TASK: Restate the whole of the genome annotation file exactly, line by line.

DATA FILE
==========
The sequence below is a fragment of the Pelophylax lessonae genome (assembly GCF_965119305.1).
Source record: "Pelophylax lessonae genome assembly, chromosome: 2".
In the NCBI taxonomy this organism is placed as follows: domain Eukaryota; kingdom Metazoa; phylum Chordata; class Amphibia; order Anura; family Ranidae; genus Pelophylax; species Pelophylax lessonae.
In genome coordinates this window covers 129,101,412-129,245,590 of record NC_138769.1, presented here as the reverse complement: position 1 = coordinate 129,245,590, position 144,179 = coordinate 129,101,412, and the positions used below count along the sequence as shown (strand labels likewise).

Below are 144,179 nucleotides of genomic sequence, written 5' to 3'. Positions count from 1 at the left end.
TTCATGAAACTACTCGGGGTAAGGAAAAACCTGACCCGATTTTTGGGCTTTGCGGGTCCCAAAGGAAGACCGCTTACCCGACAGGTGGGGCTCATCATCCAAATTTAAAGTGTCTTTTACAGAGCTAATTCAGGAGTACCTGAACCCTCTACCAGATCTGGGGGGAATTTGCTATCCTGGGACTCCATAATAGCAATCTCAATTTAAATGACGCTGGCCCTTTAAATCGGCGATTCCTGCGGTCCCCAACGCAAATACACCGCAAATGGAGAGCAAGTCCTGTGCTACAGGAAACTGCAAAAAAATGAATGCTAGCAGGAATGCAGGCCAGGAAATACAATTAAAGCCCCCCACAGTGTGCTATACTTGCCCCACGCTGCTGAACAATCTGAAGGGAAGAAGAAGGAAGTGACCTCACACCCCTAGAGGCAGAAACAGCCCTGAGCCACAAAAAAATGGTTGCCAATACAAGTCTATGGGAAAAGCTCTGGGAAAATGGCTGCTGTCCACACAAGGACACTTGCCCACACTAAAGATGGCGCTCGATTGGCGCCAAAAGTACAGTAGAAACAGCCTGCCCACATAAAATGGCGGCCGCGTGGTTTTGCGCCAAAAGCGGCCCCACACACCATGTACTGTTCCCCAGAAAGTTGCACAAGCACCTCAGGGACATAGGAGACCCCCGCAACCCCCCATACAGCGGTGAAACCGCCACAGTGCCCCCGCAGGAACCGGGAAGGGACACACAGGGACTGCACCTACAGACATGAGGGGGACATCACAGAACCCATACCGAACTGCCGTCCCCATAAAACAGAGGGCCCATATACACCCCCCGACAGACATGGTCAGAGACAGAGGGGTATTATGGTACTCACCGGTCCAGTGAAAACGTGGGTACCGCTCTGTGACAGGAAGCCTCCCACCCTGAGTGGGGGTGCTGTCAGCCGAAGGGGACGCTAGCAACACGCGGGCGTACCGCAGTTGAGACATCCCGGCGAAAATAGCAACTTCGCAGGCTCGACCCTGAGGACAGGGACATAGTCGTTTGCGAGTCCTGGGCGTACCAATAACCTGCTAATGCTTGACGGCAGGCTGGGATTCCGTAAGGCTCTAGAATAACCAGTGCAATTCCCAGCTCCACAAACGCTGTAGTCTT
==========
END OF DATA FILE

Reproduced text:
The sequence below is a fragment of the Pelophylax lessonae genome (assembly GCF_965119305.1).
Source record: "Pelophylax lessonae genome assembly, chromosome: 2".
In the NCBI taxonomy this organism is placed as follows: domain Eukaryota; kingdom Metazoa; phylum Chordata; class Amphibia; order Anura; family Ranidae; genus Pelophylax; species Pelophylax lessonae.
In genome coordinates this window covers 129,101,412-129,245,590 of record NC_138769.1, presented here as the reverse complement: position 1 = coordinate 129,245,590, position 144,179 = coordinate 129,101,412, and the positions used below count along the sequence as shown (strand labels likewise).

Below are 144,179 nucleotides of genomic sequence, written 5' to 3'. Positions count from 1 at the left end.
TTCATGAAACTACTCGGGGTAAGGAAAAACCTGACCCGATTTTTGGGCTTTGCGGGTCCCAAAGGAAGACCGCTTACCCGACAGGTGGGGCTCATCATCCAAATTTAAAGTGTCTTTTACAGAGCTAATTCAGGAGTACCTGAACCCTCTACCAGATCTGGGGGGAATTTGCTATCCTGGGACTCCATAATAGCAATCTCAATTTAAATGACGCTGGCCCTTTAAATCGGCGATTCCTGCGGTCCCCAACGCAAATACACCGCAAATGGAGAGCAAGTCCTGTGCTACAGGAAACTGCAAAAAAATGAATGCTAGCAGGAATGCAGGCCAGGAAATACAATTAAAGCCCCCCACAGTGTGCTATACTTGCCCCACGCTGCTGAACAATCTGAAGGGAAGAAGAAGGAAGTGACCTCACACCCCTAGAGGCAGAAACAGCCCTGAGCCACAAAAAAATGGTTGCCAATACAAGTCTATGGGAAAAGCTCTGGGAAAATGGCTGCTGTCCACACAAGGACACTTGCCCACACTAAAGATGGCGCTCGATTGGCGCCAAAAGTACAGTAGAAACAGCCTGCCCACATAAAATGGCGGCCGCGTGGTTTTGCGCCAAAAGCGGCCCCACACACCATGTACTGTTCCCCAGAAAGTTGCACAAGCACCTCAGGGACATAGGAGACCCCCGCAACCCCCCATACAGCGGTGAAACCGCCACAGTGCCCCCGCAGGAACCGGGAAGGGACACACAGGGACTGCACCTACAGACATGAGGGGGACATCACAGAACCCATACCGAACTGCCGTCCCCATAAAACAGAGGGCCCATATACACCCCCCGACAGACATGGTCAGAGACAGAGGGGTATTATGGTACTCACCGGTCCAGTGAAAACGTGGGTACCGCTCTGTGACAGGAAGCCTCCCACCCTGAGTGGGGGTGCTGTCAGCCGAAGGGGACGCTAGCAACACGCGGGCGTACCGCAGTTGAGACATCCCGGCGAAAATAGCAACTTCGCAGGCTCGACCCTGAGGACAGGGACATAGTCGTTTGCGAGTCCTGGGCGTACCAATAACCTGCTAATGCTTGACGGCAGGCTGGGATTCCGTAAGGCTCTAGAATAACCAGTGCAATTCCCAGCTCCACAAACGCTGTAGTCTT